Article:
So, the stock market et al came roaring back. The big banks and investment firms (for the most part) recovered quickly and in may cases in-spades. But no consideration was given to our losses. We lost homes, home value, businesses, jobs, retirement accounts, benefits and no one at the top gave a rat's tush. They accomplished their remarkeable turn-around by watering-down the value of our currency so our expenses have gone up. For the middle and lower classes, those expenses make up a disporportionately larger share of their HH income.

Color this whole thing anyway you want but we were screwed and left with the bill.



posted on Jun, 14 2012 @ 03:23 PM
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reply to post by LDragonFire
 

Dear LDragonFire,

Oops! Sorry. I didn't mean to imply that the lower and middle classes lost through ignorance. Sure, with 20/20 hindsight a lot of it could have been avoided, but very few people have that kind of vision. Besides, when your money is tied up in a house, cars, and expenses, you don't have any room to go play with the markets.

I'm not condemning anyone who took a big hit. (Well, maybe I am condemning those really greedy people, but not the good guys.)

With respect,
Charles1952



posted on Jun, 14 2012 @ 03:27 PM
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If the government can take away %40 of their wealth the government can take away %70 of your salary.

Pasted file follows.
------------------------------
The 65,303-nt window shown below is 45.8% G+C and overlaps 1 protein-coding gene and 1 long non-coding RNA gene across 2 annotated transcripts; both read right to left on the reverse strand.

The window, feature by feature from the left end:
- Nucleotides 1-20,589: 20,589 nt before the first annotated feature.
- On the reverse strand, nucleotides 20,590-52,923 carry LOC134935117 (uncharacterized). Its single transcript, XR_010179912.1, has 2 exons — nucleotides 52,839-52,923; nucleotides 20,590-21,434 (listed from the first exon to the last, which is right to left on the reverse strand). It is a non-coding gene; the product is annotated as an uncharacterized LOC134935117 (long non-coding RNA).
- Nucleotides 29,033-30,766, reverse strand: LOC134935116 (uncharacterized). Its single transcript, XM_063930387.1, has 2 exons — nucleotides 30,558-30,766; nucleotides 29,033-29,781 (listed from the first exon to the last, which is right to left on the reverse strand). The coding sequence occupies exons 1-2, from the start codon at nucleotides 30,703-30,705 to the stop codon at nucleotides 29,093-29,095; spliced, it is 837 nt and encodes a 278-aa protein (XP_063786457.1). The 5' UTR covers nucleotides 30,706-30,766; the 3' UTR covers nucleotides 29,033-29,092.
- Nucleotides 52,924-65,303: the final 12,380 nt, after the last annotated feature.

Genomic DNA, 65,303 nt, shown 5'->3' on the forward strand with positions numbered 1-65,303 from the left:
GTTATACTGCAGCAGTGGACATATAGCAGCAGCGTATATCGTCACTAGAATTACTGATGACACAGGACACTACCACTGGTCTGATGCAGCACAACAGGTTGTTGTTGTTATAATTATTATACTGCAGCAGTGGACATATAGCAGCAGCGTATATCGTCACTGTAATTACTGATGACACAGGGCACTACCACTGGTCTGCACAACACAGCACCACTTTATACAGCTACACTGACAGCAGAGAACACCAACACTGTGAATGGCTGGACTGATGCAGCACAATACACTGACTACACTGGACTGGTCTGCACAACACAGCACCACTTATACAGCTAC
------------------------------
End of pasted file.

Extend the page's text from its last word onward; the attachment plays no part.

That's why you should care.

Especially if you care about rights.



posted on Jun, 14 2012 @ 03:43 PM
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The rich did lose a good chunk of their wealth with the financial collapse, they just got bailed out with the middle class tax dollars. In gratitude I'm sure, the rich, gave the middle class a big fat Foreclosure sign...probably also paid for with our tax dollars.



posted on Jun, 14 2012 @ 04:02 PM
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reply to post by Kali74
 

Dear Kali74,

Good to see you again, and nope, I'm not stalking you. (I was here first, Nyah-nyah on youuu.) I'm not really a big global banker, conspiracy, Zionist, One World Government, type. BUT . . .

In the 2008 election Obama really beat McCain in fundraising on Wall St. A lot of wealth was tied up in stocks. The Quantitative Easing (read, money printing) that the Fed and Treasury have cooperated in did at least two things; provide more money for investments, and drove up the price of everything (including stocks). These effects have kept the investors in better shape than they would have been otherwise. And you're right, the cost was borne in large part by those lower on the food chain.

As you point out, the bailouts also protected the interests of some large banks and corporations and were also paid for by taxpayers. The latest estimate I've seen is that if the government sold the stock it held in GM, it would lose $16 Billion.

I don't intend to start a political war, but I wouldn't have minded Obama quite so much if the stuff he did worked.

With respect,
Charles1952